La Jolla, CA – To ignite a life-threatening infection in the body, a virus such as HIV invades body cells by first merging, or fusing, with the cell’s outer membrane. Once inside the cell, the invading microbe’s genetic material takes over, turning the ‘host’ cell into a factory to produce more copies of the virus, which then spill out to invade other cells in the body.
La Jolla, CA – A newborn baby moves, breathes and cries in part because a network of nerves called motor neurons carry signals from the infant’s brain and spinal cord to muscles throughout its body.
La Jolla, CA – Humans and other animals may appear to be symmetrical on the outside, but symmetry is only skin deep. Many body organs, such as the stomach, the heart and the liver, are tipped to the right or left side. So how does the developing embryo distinguish left from right? Salk scientists have now discovered that the foundations for the basic left-right body plan are laid by a microscopic ‘pump’ on the outer surface of the embryo’s underside that wafts chemical messengers over to the left side of the body. This sets up a chemical concentration gradient that tells stem cells how and where to develop. The remarkable findings, including movie footage of the ‘pump,’ are published in the May 20th edition of the journal Cell.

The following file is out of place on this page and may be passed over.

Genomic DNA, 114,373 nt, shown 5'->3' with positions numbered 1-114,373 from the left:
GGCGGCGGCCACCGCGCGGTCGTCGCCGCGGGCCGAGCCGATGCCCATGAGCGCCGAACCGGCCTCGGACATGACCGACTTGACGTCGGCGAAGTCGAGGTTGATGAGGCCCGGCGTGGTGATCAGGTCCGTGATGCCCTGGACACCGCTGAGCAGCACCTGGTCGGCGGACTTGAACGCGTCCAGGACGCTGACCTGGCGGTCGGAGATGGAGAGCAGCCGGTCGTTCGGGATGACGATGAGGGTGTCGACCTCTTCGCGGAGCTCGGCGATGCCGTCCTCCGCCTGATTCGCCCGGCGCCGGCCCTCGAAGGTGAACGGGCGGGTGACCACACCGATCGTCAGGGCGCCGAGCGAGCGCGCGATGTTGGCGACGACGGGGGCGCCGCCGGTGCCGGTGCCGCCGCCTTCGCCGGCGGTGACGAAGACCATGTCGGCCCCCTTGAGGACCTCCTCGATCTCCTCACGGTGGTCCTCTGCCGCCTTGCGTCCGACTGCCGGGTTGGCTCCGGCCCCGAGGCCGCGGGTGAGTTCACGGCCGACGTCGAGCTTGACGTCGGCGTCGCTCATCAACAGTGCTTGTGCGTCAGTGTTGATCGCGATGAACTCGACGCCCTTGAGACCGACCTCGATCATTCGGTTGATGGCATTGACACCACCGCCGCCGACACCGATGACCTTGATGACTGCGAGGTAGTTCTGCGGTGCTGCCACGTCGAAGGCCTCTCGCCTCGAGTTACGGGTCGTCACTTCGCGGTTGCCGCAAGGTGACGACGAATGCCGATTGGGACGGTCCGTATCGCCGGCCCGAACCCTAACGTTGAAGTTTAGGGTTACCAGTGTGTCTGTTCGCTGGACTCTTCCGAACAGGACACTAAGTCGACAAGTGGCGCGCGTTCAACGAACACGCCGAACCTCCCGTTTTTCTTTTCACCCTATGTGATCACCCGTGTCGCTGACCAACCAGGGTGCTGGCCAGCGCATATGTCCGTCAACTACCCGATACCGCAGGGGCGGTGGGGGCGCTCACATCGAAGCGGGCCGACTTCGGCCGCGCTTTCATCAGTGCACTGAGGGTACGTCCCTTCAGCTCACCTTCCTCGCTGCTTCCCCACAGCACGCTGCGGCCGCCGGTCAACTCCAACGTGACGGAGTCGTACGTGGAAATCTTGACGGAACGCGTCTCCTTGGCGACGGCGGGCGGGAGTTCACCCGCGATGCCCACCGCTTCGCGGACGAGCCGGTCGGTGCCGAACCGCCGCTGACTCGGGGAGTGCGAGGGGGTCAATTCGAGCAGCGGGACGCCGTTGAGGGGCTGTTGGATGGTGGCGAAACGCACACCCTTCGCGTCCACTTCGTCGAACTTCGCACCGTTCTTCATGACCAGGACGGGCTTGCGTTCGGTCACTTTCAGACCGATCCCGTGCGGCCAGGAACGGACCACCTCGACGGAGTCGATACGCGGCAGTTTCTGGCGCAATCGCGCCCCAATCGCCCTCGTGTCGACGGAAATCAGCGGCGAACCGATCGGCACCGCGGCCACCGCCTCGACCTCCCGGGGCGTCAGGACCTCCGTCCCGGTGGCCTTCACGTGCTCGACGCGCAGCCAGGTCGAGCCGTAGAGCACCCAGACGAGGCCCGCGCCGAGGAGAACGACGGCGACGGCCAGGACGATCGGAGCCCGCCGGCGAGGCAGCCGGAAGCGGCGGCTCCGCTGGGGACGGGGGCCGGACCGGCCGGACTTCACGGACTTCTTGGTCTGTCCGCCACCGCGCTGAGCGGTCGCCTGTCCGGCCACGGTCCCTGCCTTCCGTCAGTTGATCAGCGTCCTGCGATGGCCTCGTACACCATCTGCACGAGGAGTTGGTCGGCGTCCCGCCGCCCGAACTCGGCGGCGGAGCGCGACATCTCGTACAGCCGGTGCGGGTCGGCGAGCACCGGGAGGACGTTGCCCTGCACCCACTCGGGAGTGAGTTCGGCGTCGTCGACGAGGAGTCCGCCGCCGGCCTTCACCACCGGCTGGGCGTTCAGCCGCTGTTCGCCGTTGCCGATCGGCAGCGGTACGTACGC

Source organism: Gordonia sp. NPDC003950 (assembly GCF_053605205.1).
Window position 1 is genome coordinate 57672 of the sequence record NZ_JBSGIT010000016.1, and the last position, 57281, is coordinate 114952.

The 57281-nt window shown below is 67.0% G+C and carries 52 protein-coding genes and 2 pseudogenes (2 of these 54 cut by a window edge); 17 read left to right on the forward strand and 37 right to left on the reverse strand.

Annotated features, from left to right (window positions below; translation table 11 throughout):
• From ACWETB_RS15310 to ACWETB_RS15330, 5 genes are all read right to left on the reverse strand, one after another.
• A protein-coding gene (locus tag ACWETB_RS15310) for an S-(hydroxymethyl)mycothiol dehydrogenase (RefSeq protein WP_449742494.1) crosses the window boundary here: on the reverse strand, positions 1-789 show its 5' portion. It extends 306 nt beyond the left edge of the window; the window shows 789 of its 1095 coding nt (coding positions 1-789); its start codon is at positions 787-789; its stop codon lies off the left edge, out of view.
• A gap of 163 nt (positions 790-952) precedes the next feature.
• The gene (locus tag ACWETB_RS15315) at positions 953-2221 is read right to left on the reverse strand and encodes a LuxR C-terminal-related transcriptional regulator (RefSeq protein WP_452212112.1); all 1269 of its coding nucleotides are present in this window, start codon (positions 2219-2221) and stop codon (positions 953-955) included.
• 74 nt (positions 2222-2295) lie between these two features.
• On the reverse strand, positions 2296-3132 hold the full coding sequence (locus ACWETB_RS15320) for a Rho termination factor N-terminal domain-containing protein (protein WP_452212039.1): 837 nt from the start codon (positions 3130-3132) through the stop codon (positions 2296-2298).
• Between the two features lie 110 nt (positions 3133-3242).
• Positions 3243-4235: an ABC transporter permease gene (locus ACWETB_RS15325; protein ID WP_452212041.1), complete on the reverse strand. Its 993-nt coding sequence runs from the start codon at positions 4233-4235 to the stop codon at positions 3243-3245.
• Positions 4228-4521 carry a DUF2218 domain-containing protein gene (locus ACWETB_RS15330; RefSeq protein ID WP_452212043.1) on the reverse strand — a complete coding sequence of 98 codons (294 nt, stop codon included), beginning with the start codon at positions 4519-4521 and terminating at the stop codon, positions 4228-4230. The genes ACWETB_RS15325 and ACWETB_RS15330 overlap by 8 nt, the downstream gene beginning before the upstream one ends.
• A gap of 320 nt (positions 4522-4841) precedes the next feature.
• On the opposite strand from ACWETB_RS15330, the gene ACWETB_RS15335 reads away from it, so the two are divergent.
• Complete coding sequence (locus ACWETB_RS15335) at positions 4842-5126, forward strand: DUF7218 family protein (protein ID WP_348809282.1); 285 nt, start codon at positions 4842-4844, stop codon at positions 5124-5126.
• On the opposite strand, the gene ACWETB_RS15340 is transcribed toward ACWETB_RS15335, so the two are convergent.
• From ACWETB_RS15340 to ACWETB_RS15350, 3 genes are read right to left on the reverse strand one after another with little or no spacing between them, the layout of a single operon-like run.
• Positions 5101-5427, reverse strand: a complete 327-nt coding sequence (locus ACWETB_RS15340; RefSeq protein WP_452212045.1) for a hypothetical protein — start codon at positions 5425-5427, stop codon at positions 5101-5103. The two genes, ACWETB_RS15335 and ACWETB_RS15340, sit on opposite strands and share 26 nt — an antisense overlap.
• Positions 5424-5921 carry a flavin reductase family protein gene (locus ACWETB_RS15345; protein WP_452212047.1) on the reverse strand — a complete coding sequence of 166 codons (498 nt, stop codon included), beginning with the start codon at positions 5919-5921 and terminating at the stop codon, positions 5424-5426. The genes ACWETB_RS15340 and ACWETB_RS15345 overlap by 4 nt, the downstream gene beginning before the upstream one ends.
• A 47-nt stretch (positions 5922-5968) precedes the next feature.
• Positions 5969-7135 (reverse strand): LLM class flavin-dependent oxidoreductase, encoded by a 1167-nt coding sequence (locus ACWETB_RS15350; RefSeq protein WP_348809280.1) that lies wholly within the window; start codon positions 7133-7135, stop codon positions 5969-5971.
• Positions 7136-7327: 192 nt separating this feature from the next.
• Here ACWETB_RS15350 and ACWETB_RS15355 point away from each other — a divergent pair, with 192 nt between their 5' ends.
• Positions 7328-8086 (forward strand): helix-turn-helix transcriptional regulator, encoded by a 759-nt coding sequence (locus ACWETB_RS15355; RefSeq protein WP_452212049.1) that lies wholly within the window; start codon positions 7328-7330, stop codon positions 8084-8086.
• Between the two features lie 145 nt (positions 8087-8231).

La Jolla, CA – When primitive nerve cells begin forming an eye in the mouse embryo, they are programmed to build a retina. But the ability to see depends upon connecting the retina to the brain via the optic nerve. Unless these embryonic cells are given the right cue at the right time, they mistakenly form a huge eye that consists entirely of retina and lacks the optic nerve.
La Jolla, CA – In this week’s journal Nature, scientists at the Salk Institute for Biological Studies report that they have solved one of the ‘holy grail’ puzzles of developmental biology: the existence of a mechanism that insures that the exterior of our bodies is symmetrical while inner organs are arranged asymmetrically.
La Jolla, CA – Fred H. “Rusty” Gage, Ph.D., whose basic research at the Salk Institute for Biological Studies has advanced scientific understanding about the potential of the adult brain and nervous system to repair itself, has been elected a Fellow of the American Academy of Arts and Sciences, a distinction awarded annually to top individuals in business, government, public affairs, the arts and popular culture as well as biomedical research.
La Jolla, CA – The ability of a pair of legs to walk in a stepwise fashion with each other appears to be set up during a brief period as an embryo’s spine develops, when a single neurotransmitter takes its turn to “talk” to nerve cells.
La Jolla, CA – During embryonic development, thousands of nerves must be connected to muscles as part of a communication network that allows the newborn to move, breathe and lead a normal life. The question is, how does this complicated ‘telephone system’ get wired up?
La Jolla, CA – On the morning of April 12, jhundreds of Salk scientists, graduate students and staff will begin their day at the Institute by celebrating the 50th anniversary of the vaccine that has saved them – and millions of others – from becoming crippled or dying from poliomyelitis or polio.